Fruit growing has undergone quite a transformation over the years.
There was a time when oodles of growing space was essential for anyone interested in cultivating even a modest collection of apples, pears, plums, etc.
But not now. Browse a specialist catalogue or visit a garden centre and you’ll find a selection of dwarf trees perfectly capable of turning the dream of a container-grown patio orchard into reality.
Look for apples grafted onto the M27 rootstock, plums on Pixie and cherries on Colt if you want the fruits to stay within picking distance.
Varieties grown on dwarfing rootstocks also tend to mature and start production earlier than counterparts grafted onto more vigorous root-stocks.
Add the advantage of a cultivar that is self-fertile and there’s a good chance of instant cropping. Our plum tree was planted in the autumn and a modest crop formed the following summer. This has also been the case with apple trees.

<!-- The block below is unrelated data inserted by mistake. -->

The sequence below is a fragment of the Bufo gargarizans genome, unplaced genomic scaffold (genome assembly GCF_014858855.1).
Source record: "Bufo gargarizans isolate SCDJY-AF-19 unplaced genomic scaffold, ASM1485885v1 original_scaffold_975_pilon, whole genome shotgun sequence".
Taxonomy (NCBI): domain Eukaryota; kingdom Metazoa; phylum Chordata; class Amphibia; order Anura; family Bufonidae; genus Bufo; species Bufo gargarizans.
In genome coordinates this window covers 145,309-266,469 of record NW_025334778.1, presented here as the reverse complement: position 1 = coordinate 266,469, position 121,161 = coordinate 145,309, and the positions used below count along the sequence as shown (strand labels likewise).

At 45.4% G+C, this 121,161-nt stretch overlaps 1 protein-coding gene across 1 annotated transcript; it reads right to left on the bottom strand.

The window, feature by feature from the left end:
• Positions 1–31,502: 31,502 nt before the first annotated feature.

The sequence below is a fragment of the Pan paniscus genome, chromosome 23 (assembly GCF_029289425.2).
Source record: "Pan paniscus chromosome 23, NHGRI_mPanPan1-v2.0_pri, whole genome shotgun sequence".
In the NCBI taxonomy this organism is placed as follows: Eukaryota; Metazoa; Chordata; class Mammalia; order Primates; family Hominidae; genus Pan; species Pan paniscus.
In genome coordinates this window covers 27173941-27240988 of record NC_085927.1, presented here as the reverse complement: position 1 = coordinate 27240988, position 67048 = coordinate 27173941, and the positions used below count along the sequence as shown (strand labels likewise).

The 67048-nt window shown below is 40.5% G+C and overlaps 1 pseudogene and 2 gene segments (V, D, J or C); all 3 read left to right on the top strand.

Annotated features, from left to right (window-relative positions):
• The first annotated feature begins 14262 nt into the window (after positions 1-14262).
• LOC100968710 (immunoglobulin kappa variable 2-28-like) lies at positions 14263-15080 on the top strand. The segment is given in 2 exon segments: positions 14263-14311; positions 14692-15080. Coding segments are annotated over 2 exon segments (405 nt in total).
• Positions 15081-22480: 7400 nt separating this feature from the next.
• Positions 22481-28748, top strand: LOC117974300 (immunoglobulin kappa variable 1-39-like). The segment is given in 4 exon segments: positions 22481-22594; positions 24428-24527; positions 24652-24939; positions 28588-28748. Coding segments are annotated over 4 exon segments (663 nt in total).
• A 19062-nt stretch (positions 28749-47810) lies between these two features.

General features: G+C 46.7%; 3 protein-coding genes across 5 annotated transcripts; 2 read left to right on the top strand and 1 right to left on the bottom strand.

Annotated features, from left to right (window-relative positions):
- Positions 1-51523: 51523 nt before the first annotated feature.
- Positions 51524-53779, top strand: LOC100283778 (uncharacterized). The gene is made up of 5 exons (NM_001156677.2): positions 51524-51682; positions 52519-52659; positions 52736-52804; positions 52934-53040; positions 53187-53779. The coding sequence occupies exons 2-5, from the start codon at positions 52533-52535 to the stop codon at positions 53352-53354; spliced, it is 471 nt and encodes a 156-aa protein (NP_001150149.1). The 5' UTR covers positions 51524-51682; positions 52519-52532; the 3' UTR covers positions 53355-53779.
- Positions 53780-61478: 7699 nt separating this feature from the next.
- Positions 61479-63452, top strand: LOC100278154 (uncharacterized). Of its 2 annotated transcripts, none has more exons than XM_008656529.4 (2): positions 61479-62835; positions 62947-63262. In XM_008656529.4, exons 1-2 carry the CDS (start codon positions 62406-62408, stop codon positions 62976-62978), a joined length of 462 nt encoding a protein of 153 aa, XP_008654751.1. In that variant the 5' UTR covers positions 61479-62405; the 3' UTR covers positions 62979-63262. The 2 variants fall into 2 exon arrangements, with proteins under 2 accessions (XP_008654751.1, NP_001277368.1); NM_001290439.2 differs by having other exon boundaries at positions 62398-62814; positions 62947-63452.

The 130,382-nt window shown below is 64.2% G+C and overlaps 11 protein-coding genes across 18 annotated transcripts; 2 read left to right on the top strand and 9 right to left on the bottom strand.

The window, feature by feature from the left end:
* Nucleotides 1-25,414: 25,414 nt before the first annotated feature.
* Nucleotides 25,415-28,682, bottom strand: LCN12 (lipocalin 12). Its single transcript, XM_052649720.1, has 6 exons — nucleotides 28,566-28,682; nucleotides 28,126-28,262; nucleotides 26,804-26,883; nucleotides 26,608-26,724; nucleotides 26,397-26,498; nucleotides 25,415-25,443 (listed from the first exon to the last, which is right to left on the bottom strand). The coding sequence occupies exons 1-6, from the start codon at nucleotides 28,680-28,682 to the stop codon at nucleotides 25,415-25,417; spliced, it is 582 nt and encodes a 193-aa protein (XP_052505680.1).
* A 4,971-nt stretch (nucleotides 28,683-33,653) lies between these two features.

Recent developments with soft fruits also point towards dwarf types for containers. Two autumn fruiters, Raspberry Little Red Princess and Blackberry Little Black Prince, are also thorn-less.
Having made the decision to grow a few fruits in containers, think about the possibilities. Peach and nectarine plants are constantly being temptingly offered through the press, and a diversity of soft fruits adapt well to container cultivation.
Whichever you choose, the key is to remember that unlike garden-grown plants, those in containers will always have a restricted root system. Apart from the occasional shower, they will rely on you for food and water. So first priority has to be the growing medium.
My preferred container for an apple tree is a large terracotta pot. The drainage holes at the base of this are covered with a two centimetres layer of large pebbles or small stones. This is then overlaid with a piece of turf, grass downward-facing.
Now for the compost. Peat-based is not suitable because it is constantly drying out.
Soil is so much better thanks to its bulky nature, and John Innes number 3 potting compost is ideal. Alternatively, make up your own mixture, it’s not too difficult and saves money.